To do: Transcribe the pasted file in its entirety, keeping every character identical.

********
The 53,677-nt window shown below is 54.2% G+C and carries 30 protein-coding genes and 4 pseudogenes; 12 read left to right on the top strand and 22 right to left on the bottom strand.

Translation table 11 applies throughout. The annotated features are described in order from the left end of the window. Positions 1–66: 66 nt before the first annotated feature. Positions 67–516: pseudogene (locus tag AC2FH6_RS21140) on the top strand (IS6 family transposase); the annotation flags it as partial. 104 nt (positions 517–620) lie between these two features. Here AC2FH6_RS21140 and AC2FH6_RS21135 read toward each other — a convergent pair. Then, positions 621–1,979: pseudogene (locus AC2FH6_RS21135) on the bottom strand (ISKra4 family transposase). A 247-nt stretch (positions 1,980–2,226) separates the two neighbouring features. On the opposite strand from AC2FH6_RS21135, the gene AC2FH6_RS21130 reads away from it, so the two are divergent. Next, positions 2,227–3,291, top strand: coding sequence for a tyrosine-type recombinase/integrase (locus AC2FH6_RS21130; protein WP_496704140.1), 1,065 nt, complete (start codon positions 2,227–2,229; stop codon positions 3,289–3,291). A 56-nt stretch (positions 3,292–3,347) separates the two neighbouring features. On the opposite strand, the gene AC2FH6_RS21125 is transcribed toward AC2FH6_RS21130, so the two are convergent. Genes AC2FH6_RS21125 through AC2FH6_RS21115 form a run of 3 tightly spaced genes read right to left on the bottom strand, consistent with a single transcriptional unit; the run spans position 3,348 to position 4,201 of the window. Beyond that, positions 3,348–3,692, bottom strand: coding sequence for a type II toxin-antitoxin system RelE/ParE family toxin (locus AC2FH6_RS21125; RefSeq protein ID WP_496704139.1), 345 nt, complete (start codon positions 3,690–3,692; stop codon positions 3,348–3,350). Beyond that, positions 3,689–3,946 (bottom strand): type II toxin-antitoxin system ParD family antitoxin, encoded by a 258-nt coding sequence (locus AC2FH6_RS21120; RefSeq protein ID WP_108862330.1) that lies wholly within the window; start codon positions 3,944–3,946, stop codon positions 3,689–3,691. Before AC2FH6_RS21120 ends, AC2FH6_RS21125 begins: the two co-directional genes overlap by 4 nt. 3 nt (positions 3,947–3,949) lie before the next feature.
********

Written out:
The 53,677-nt window shown below is 54.2% G+C and carries 30 protein-coding genes and 4 pseudogenes; 12 read left to right on the top strand and 22 right to left on the bottom strand.

Translation table 11 applies throughout. The annotated features are described in order from the left end of the window. Positions 1–66: 66 nt before the first annotated feature. Positions 67–516: pseudogene (locus tag AC2FH6_RS21140) on the top strand (IS6 family transposase); the annotation flags it as partial. 104 nt (positions 517–620) lie between these two features. Here AC2FH6_RS21140 and AC2FH6_RS21135 read toward each other — a convergent pair. Then, positions 621–1,979: pseudogene (locus AC2FH6_RS21135) on the bottom strand (ISKra4 family transposase). A 247-nt stretch (positions 1,980–2,226) separates the two neighbouring features. On the opposite strand from AC2FH6_RS21135, the gene AC2FH6_RS21130 reads away from it, so the two are divergent. Next, positions 2,227–3,291, top strand: coding sequence for a tyrosine-type recombinase/integrase (locus AC2FH6_RS21130; protein WP_496704140.1), 1,065 nt, complete (start codon positions 2,227–2,229; stop codon positions 3,289–3,291). A 56-nt stretch (positions 3,292–3,347) separates the two neighbouring features. On the opposite strand, the gene AC2FH6_RS21125 is transcribed toward AC2FH6_RS21130, so the two are convergent. Genes AC2FH6_RS21125 through AC2FH6_RS21115 form a run of 3 tightly spaced genes read right to left on the bottom strand, consistent with a single transcriptional unit; the run spans position 3,348 to position 4,201 of the window. Beyond that, positions 3,348–3,692, bottom strand: coding sequence for a type II toxin-antitoxin system RelE/ParE family toxin (locus AC2FH6_RS21125; RefSeq protein ID WP_496704139.1), 345 nt, complete (start codon positions 3,690–3,692; stop codon positions 3,348–3,350). Beyond that, positions 3,689–3,946 (bottom strand): type II toxin-antitoxin system ParD family antitoxin, encoded by a 258-nt coding sequence (locus AC2FH6_RS21120; RefSeq protein ID WP_108862330.1) that lies wholly within the window; start codon positions 3,944–3,946, stop codon positions 3,689–3,691. Before AC2FH6_RS21120 ends, AC2FH6_RS21125 begins: the two co-directional genes overlap by 4 nt. 3 nt (positions 3,947–3,949) lie before the next feature.